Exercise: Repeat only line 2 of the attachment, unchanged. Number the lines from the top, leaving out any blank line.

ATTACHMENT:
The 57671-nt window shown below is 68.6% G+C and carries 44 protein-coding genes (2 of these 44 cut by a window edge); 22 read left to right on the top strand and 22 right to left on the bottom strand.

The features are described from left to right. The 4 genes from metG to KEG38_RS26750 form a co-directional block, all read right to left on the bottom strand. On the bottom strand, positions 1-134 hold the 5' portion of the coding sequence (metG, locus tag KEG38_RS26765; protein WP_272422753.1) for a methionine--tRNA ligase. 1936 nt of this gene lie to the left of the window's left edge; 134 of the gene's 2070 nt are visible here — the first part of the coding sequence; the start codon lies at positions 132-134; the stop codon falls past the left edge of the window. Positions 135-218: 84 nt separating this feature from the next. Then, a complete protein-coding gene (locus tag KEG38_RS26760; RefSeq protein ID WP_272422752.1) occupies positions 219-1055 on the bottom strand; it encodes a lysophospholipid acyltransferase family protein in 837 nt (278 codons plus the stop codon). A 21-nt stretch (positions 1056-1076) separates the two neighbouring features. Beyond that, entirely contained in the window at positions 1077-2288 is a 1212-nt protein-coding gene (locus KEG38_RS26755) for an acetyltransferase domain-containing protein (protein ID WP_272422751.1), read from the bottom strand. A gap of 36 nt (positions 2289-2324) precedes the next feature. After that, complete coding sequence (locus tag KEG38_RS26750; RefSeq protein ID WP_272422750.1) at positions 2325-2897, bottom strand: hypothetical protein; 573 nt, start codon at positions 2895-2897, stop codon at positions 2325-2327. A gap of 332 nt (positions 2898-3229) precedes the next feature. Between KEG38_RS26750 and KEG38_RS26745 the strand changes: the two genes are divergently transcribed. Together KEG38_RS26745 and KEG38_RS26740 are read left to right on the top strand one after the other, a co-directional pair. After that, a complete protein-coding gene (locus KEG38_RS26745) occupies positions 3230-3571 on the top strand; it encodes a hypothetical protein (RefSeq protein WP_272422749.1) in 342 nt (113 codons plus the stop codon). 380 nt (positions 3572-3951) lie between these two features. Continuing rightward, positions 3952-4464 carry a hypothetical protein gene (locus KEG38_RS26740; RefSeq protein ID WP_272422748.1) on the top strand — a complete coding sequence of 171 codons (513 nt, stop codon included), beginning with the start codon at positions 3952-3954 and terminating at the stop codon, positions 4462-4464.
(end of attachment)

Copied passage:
The features are described from left to right. The 4 genes from metG to KEG38_RS26750 form a co-directional block, all read right to left on the bottom strand. On the bottom strand, positions 1-134 hold the 5' portion of the coding sequence (metG, locus tag KEG38_RS26765; protein WP_272422753.1) for a methionine--tRNA ligase. 1936 nt of this gene lie to the left of the window's left edge; 134 of the gene's 2070 nt are visible here — the first part of the coding sequence; the start codon lies at positions 132-134; the stop codon falls past the left edge of the window. Positions 135-218: 84 nt separating this feature from the next. Then, a complete protein-coding gene (locus tag KEG38_RS26760; RefSeq protein ID WP_272422752.1) occupies positions 219-1055 on the bottom strand; it encodes a lysophospholipid acyltransferase family protein in 837 nt (278 codons plus the stop codon). A 21-nt stretch (positions 1056-1076) separates the two neighbouring features. Beyond that, entirely contained in the window at positions 1077-2288 is a 1212-nt protein-coding gene (locus KEG38_RS26755) for an acetyltransferase domain-containing protein (protein ID WP_272422751.1), read from the bottom strand. A gap of 36 nt (positions 2289-2324) precedes the next feature. After that, complete coding sequence (locus tag KEG38_RS26750; RefSeq protein ID WP_272422750.1) at positions 2325-2897, bottom strand: hypothetical protein; 573 nt, start codon at positions 2895-2897, stop codon at positions 2325-2327. A gap of 332 nt (positions 2898-3229) precedes the next feature. Between KEG38_RS26750 and KEG38_RS26745 the strand changes: the two genes are divergently transcribed. Together KEG38_RS26745 and KEG38_RS26740 are read left to right on the top strand one after the other, a co-directional pair. After that, a complete protein-coding gene (locus KEG38_RS26745) occupies positions 3230-3571 on the top strand; it encodes a hypothetical protein (RefSeq protein WP_272422749.1) in 342 nt (113 codons plus the stop codon). 380 nt (positions 3572-3951) lie between these two features. Continuing rightward, positions 3952-4464 carry a hypothetical protein gene (locus KEG38_RS26740; RefSeq protein ID WP_272422748.1) on the top strand — a complete coding sequence of 171 codons (513 nt, stop codon included), beginning with the start codon at positions 3952-3954 and terminating at the stop codon, positions 4462-4464.